Exploration of Wind as an Environmental Consideration for Campsite Selection at Holocene Dunes
Cultural material-bearing sand dune deposits are common across the intermountain basins of southern Wyoming, dating from the region’s Archaic through Late Prehistoric periods in particular. Investigations there have sought correlations between dune field occupations and plant processing activities in explaining the density of sites in these settings. The abundance of groundstone and fire-affected rock concentrations has led researchers to suggest that the unique plant communities associated with dunes made them favorable environments for food procurement and associated occupations. Our current research in this region, for the Chokecherry and Sierra Madre Wind Energy Project, has added availability of modern wind-strength data to consider in relation to the positioning of archaeological sites in dune fields. Within our on-going research, here we explore the possibility that campsites at dunes in high wind areas could also represent the selection of more sheltered areas. This, combined with other evidence, such as that for plant processing activities, may have further implications for investigating seasonality of site and area use.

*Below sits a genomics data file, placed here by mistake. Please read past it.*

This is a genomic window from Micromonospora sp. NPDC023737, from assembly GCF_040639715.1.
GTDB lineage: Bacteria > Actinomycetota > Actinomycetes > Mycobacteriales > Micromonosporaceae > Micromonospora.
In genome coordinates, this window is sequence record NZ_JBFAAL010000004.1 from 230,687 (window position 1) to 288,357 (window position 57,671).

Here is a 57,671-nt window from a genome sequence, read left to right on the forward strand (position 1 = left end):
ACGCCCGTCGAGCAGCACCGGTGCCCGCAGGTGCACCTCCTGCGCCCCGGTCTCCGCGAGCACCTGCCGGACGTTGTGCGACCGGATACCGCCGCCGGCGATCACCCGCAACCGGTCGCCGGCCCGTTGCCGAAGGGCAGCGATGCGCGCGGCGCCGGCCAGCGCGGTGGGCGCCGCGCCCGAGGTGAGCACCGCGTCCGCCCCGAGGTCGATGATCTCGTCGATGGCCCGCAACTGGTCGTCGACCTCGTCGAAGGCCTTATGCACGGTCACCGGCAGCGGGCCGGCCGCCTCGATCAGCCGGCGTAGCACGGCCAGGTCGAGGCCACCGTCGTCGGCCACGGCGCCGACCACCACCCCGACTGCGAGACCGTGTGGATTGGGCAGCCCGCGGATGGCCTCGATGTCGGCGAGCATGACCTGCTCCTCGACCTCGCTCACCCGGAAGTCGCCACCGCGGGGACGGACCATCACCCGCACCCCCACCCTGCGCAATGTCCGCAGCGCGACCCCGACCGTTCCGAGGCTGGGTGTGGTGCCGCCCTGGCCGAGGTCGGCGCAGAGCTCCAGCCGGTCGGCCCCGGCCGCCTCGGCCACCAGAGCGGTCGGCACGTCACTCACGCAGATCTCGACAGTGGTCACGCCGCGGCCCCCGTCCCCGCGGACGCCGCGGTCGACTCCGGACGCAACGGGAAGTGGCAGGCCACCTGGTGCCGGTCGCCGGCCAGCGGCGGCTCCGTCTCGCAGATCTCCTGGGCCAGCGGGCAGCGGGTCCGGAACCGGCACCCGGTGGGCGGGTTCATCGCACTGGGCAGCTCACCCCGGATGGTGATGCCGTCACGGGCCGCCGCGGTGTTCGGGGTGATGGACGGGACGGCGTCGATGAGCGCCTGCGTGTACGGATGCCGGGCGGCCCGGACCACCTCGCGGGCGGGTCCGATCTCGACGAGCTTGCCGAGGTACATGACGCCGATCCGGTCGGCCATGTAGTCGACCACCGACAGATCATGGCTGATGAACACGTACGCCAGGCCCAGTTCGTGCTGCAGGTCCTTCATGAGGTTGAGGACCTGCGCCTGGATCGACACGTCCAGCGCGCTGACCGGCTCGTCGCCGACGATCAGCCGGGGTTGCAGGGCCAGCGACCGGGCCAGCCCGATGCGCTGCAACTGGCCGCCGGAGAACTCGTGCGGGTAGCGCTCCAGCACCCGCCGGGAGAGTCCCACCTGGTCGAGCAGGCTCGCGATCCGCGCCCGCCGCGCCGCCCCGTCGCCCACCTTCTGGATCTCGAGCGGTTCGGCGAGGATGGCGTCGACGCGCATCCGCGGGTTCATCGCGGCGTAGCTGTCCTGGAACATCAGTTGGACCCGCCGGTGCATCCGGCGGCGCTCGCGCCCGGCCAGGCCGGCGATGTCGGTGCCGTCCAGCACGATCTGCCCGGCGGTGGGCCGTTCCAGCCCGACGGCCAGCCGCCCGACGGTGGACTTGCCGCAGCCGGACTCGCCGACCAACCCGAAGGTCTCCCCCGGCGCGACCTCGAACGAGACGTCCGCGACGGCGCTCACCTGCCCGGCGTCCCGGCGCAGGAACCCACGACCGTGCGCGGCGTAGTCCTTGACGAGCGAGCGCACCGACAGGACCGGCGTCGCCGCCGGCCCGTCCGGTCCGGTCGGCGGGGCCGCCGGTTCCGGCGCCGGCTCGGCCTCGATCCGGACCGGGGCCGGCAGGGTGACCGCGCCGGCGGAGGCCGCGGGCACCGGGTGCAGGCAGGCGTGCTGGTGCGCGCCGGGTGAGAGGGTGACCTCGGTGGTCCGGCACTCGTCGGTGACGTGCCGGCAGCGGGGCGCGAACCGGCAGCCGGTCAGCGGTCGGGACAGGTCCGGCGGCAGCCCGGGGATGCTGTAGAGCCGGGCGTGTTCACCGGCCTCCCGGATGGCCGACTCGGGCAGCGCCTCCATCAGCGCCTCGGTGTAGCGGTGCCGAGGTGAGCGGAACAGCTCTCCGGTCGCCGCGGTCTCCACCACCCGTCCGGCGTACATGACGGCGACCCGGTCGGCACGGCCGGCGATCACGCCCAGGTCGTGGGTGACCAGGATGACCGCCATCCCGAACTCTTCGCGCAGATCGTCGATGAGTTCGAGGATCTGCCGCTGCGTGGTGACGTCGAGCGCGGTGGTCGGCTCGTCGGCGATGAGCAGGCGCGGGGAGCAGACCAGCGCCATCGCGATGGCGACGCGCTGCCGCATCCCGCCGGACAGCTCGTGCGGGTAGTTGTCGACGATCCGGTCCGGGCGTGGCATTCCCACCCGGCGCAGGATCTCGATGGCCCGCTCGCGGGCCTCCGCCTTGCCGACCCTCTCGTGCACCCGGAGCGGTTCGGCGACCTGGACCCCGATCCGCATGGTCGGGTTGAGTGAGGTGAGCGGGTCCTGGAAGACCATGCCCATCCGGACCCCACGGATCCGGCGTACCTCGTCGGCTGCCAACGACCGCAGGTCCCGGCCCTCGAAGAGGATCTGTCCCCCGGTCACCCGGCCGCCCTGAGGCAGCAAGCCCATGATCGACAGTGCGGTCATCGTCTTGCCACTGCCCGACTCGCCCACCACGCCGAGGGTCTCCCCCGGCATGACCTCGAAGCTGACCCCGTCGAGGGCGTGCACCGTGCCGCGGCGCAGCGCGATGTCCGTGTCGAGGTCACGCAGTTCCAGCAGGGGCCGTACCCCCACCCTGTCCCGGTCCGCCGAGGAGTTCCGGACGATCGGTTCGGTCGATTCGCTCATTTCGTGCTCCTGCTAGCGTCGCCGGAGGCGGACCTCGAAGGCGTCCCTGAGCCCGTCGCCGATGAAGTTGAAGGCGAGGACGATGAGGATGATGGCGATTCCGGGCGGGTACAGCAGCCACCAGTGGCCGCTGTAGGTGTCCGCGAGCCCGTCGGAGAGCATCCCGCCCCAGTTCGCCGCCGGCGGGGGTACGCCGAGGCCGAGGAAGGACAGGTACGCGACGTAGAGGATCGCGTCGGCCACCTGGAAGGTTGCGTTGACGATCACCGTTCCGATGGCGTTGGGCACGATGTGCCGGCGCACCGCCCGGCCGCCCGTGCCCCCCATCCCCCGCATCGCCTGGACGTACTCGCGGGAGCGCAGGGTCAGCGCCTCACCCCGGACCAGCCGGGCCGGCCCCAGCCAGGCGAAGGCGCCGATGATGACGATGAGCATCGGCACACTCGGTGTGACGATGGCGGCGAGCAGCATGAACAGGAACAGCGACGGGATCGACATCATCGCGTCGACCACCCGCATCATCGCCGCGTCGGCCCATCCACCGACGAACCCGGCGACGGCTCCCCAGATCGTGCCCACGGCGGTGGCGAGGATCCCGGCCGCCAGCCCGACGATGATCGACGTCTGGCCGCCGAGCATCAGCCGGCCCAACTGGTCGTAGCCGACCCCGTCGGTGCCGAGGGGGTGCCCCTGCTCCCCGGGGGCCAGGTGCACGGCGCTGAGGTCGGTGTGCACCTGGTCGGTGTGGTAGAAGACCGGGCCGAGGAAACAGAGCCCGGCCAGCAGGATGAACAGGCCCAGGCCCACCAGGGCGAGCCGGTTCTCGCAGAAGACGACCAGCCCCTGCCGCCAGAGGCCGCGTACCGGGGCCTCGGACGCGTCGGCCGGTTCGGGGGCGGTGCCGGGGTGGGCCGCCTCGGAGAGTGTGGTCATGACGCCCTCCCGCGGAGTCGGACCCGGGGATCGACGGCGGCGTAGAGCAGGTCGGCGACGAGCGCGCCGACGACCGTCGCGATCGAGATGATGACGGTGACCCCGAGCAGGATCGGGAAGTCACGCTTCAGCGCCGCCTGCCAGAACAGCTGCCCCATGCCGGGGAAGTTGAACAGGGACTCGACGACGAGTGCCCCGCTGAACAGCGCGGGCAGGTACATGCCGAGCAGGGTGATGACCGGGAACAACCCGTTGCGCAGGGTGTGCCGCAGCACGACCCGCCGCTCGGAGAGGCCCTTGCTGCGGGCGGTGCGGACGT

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Exploration of Wind as an Environmental Consideration for Campsite Selection at Holocene Dunes. Scott Phillips, Norma Crumbley, Paul Burnett. Presented at The 80th Annual Meeting of the Society for American Archaeology, San Francisco, California. 2015 ( tDAR id: 398279)
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min long: -113.95; min lat: 30.751 ; max long: -97.163; max lat: 48.865 ;